This is a simple point.
Suppose the government is going to give away money to fix the economy. Yes, yes, I know. They are making "investments" and guaranteeing "undervalued" assets and all of that. But let's cut the crap. They are giving away money on a vast scale. Even the Obamawonks estimate a net loss of 33% for every dollar "invested".
So, the government is going to give money away to fix the economy. Consider three options: It can give money to the people who are owed money by troubled banks, for example by guaranteeing bank debt. That makes the creditors whole, but leaves banks and the debtors dangling on a fish-hook. We can keep giving money to banks, who will eventually find themselves reasonably capitalized (as long as the rate at which taxpayers supply net wealth is greater than the rate at which insiders steal or gamble it away). But that still leaves the people who owe the banks money high and dry, teetering between insolvency and personal bankruptcy.
Finally, we can give money to the individuals and firms that are in debt, so that they can repay the banks, which then become solvent as their toxic assets are made "money good", which enables them to payoff their creditors.
We're talking about the same amount of money in all three cases. But giving money to the ultimate debtors bails out three parties for the price of one.
Paul Krugman has speculated that one reason why World War II seemed to absolve the United States of its depression is that wartime austerity and inflation had cleansed the balance sheets of households and businesses. If we are bailing out various groups in order to jump start the economy, wouldn't we want to repair as many broken balance sheets as possible on a per-dollar basis? Call it balance sheet bang for the bailout buck.
And don't go all Rick Santelli on me about the injustice of paying for your asshole neighbor's granite countertop. We are bailing out a banking system that served as a vast criminal conspiracy built around plausible deniability and limited liability. We are bailing out "savers", who not only demand to be made whole by the government on risky loans they chose to make to banks for profit, but are smugly self-righteous about it, like it's their "right" because after all they were the "prudent ones". Of the three groups we might bail out, these crybabies and criminals are no more deserving than some nearly-broke bastard who believed his financial adviser, his banker, his mortgage broker, and the Wall Street Journal op-ed page when they told him that a cash-out refi was as good as money earned, and that granite countertops were a luxury that would pay for themselves. Don't get me wrong — I'd rather we could bail out no one, just do a rip-off-the-band-aid kind of reset and let everybody take their lumps. But households and firms in debt are by far the most sympathetic villain in this horror show we wake up to every day.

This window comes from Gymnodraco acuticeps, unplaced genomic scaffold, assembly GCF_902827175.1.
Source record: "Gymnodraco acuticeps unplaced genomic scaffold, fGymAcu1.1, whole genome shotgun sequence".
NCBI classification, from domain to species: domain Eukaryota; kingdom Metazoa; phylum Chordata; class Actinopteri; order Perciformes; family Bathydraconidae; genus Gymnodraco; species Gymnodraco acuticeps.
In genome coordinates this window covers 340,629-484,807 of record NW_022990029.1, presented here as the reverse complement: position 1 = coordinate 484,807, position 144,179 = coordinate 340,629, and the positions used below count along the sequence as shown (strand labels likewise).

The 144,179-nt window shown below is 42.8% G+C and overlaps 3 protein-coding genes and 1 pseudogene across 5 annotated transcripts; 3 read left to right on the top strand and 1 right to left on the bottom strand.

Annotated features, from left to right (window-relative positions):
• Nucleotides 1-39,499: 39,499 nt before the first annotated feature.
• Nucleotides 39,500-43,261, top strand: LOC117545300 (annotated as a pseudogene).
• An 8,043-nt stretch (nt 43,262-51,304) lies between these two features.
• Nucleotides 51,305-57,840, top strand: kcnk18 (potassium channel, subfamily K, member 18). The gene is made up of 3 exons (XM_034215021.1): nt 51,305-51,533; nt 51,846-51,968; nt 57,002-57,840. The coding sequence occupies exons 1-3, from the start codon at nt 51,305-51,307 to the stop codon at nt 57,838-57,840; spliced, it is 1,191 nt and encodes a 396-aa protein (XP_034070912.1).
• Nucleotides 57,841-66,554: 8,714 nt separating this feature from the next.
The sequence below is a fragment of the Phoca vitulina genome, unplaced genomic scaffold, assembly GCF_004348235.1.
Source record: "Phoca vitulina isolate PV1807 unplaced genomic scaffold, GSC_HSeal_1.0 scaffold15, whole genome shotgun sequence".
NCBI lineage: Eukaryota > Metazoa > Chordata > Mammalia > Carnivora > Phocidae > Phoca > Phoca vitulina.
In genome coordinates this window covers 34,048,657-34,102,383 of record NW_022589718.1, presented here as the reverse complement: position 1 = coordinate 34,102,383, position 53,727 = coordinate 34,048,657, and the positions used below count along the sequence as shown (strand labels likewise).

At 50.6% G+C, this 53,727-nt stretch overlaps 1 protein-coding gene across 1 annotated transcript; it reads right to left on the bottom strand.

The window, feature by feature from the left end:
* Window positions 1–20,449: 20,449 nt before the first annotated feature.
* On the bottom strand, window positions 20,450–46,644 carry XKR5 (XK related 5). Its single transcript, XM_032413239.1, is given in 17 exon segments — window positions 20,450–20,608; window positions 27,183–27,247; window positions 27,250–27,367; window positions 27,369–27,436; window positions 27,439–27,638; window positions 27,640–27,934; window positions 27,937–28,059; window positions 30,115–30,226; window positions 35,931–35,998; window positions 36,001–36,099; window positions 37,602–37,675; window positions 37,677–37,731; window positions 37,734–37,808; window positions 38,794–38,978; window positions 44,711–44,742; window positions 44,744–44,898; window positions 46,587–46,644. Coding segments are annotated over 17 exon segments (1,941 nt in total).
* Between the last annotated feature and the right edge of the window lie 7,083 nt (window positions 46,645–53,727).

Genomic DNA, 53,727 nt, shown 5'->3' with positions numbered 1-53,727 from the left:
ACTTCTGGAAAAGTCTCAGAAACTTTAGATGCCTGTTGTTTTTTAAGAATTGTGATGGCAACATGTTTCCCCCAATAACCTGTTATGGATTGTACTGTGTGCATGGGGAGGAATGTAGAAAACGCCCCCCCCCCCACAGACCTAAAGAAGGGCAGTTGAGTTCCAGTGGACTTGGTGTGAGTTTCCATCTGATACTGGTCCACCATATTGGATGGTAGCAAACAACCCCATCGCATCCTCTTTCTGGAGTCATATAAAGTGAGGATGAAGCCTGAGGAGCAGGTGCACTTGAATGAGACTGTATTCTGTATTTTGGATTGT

In the end, it is households and firms that drive the economy, not financial intermediaries, and most households are not large net savers. If we're going to spend large sums of money on bailouts, and we want an economy in which people have confidence enough to work and spend, and businesses the have ability to invest, why would we not give the same bail-out money to end-debtors, and let it trickle up to banks and their creditors, repairing broken balance sheets at every step along the way?
|Steve Randy Waldman — Wednesday March 11, 2009 at 3:45pm||permalink|